Mets Game 131: Loss to Phillies
Phillies 3 Mets 2
The Mets enjoyed less than 24 hours in third place. Now, they head into the weekend hell bent on staying out of the cellar.
Mets Game Notes
We’re getting back to games feeling like it’s 1976 again. In six of the last seven Mets games, five runs or less were scored in total, by both clubs. All these 3-2, 1-0, 2-1 games are making me wonder if the mound needs to be lowered. And these last two “pitchers’ duels” occurred in Citizens Bank Park, where balls are supposed to fly over the fence. Go figure.
Jonathon Niese pitched fairly OK — 3 runs on 9 hits and 1 walk in 6 innings is usually good enough to win. Unfortunately, on this particular day, he pitched just well enough to lose. That’s the way it goes sometimes.
Niese’s velocity was down again — he was throwing the fastball in the 88-90 range and relying more on the cutter in situations that called for the heater, because his arm angle was low and causing the fastball to be flat and up in the zone. His throwing arm remains behind the rest of his body, and it’s becoming more apparent with each subsequent start. Bottom line is that he looks exhausted, and he appears to be trying really hard just to push the ball to the plate. Further, although he only allowed three runs, it could’ve been worse had the Phillies gotten a break or two; Niese struggled through a few laborious innings. In the sixth, for example, the Phillies were set up to score at least two runs — but we’ll get to that shortly. And for the record, I completely disagree with the opinions of Ron Darling and Keith Hernandez, both of whom felt Niese deserved to start the seventh inning after “getting out of” the sixth. I believe Niese was incredibly lucky to get out of that frame, and that belief, combined with his low arm angle and decreased velocity, had me agreeing with Terry Collins‘ decision to pull him from the game. Injuries occur when athletes are fatigued, and beyond that, Niese’s stat line belied his physical performance.
With Niese doing his damnedest to hold off the Phillies, the Mets could muster only a pair of runs, both on solo homers (Mike Baxter and Scott Hairston). Maybe it was because it was a day game after a night game, and the players were dragging while Kyle Kendrick was bright-eyed and bushy tailed. Or maybe it was because the Mets have subpar hitters in their lineup.
Speaking of subpar hitters, with each game it becomes more crystal clear that Josh Thole cannot be considered an everyday catcher, nor the lefthanded part of a platoon (since the LH hitter will get the most starts). He’s a third catcher who might be a decent pinch-hitter. Unfortunately, despite these low-scoring games, it’s not 1976 and therefore there’s no room on the roster for a Ron Hodges or a Larry Cox. Thole is behind the plate because he’s supposed to be providing an above-average OBP and a .270+ AVG that Mets management believes is enough to offset his defensive deficiencies (I disagree; I think he needs to hit more like Mike Piazza or at least Gene Tenace). If you need any bit of support for my opinion, please review Jimmy Rollins‘ popup in the sixth, which Niese dropped mainly because no one (i.e., the catcher Thole) took charge of the play. In that situation, there are three choices: 1) the catcher catches it; 2) the catcher calls for David Wright to catch it; or 3) the catcher calls for Niese to catch it. Regardless of the decision, it’s a decision that needs to be made and made with conviction. Thole has yet to show conviction in any way, shape, or form, either on the field or off. He simply does not have the right personality to be a backstop — and that’s not his fault, it’s the Mets’ fault for grossly misunderstanding the position and/or Thole.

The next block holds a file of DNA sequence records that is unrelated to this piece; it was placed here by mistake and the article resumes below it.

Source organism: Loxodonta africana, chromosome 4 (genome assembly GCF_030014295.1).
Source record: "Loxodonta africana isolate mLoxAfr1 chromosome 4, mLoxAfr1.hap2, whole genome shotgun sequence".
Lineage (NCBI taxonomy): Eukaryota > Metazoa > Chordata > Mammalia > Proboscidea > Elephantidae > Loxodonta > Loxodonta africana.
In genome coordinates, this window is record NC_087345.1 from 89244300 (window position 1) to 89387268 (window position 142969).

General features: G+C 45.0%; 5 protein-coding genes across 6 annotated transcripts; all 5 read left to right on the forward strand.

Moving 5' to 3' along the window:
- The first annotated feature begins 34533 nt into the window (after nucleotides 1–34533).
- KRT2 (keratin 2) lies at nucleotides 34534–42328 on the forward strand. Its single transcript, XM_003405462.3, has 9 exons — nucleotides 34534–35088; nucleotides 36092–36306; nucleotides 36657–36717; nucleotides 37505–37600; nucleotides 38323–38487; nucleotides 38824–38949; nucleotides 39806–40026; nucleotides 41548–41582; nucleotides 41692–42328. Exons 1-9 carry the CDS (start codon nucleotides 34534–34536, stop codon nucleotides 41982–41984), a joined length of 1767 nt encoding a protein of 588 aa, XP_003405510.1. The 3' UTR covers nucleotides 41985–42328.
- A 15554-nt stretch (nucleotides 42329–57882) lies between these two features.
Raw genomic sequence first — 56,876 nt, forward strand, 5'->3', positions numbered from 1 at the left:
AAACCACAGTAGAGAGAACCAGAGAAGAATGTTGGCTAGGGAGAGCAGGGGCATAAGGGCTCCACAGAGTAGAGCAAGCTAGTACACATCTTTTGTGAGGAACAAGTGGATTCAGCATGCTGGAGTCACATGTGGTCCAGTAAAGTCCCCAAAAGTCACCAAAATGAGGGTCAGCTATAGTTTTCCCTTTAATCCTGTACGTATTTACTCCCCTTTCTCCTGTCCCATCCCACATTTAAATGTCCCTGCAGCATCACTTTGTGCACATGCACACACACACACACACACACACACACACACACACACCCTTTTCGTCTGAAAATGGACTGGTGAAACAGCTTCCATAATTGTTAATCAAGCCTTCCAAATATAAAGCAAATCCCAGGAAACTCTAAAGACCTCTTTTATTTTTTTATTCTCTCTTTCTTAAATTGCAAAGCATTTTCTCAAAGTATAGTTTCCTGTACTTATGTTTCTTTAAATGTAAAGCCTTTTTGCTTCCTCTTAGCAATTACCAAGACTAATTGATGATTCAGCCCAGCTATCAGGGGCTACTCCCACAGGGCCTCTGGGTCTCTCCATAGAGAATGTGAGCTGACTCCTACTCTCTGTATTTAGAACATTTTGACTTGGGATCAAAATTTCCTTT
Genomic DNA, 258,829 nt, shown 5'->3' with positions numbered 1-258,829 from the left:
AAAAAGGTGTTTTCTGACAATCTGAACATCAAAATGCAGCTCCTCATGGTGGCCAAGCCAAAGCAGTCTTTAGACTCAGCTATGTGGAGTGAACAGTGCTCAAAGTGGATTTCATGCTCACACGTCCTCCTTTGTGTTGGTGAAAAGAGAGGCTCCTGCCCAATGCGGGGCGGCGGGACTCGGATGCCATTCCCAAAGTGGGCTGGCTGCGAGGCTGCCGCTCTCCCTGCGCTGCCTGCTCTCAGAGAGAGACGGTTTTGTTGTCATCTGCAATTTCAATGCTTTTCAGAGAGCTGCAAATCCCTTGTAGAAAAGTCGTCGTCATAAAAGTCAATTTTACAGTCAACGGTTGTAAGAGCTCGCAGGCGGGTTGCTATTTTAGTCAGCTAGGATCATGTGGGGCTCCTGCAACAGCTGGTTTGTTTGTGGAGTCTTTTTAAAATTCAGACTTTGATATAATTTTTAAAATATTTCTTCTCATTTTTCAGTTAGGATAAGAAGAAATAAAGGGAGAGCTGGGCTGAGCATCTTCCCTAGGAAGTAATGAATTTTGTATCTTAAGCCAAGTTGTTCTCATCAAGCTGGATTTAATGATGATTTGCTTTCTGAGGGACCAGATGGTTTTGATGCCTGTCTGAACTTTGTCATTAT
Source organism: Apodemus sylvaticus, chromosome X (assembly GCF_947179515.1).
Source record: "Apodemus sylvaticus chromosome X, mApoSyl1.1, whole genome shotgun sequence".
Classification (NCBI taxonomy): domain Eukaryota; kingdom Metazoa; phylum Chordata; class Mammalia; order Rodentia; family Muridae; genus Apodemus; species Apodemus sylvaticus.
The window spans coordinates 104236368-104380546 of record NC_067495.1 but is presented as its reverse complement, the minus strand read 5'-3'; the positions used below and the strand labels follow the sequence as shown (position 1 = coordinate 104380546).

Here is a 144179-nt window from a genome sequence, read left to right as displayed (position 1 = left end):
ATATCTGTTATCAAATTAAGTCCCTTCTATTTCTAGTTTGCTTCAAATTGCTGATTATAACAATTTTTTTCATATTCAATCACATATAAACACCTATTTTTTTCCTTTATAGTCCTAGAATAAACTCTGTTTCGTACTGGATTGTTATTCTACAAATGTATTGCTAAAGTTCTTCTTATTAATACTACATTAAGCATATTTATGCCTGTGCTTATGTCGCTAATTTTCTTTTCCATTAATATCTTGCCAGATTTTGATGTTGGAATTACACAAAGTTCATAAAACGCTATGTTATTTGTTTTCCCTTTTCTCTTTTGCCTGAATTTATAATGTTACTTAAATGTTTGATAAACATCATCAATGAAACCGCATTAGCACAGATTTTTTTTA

While we’re on the subject of that popup, Rollins was removed from the ballgame by Phillies manager Charlie Manuel for not hustling on it, and then stupidly getting caught in a rundown moments later — a move Manuel has made before and one that I applaud, loudly. Ironically, it was Rollins’ hustle in the third inning that led to the Phillies’ first run.
I realize the Mets won the first two games and therefore this series, but they are a weak team. It’s hard to see the optimism of the future when Ike Davis and Lucas Duda aren’t hitting homeruns, or when Matt Harvey isn’t plowing through innings like Tom Seaver. Beyond those three youngsters flashing occasional brilliance, there isn’t too much to be excited about.
Next Mets Game
The Mets move on to Miami to play a weekend series against the Marlins. Game one on Friday night begins at 7:10 p.m. and pits R.A. Dickey and Nathan Eovaldi. Is it me or does it seem like Eovaldi has faced the Mets a dozen times this year?
Personally I never believed Thole would be more than a .260 hitter with maybe a .320 OBP, so his current stats don’t surprise me — his offensive performance last year was more of a surprise to me. My feeling is that it’s a combination of opposing pitchers figuring out his weaknesses, Thole making unsuccessful adjustments to try and become something other than a Luis Castillo-style slap hitter, and Thole losing confidence.
Not sure if it’s a result of fatigue, injury, or just a plain ol’ slump. The first two don’t bode well for a catcher (who will always be worn out & banged up), and the last doesn’t bode well for a slap hitter (who’s supposed to be more slump-proof than a big swinger).
Sad to see. Thole’s MLB career may be almost over.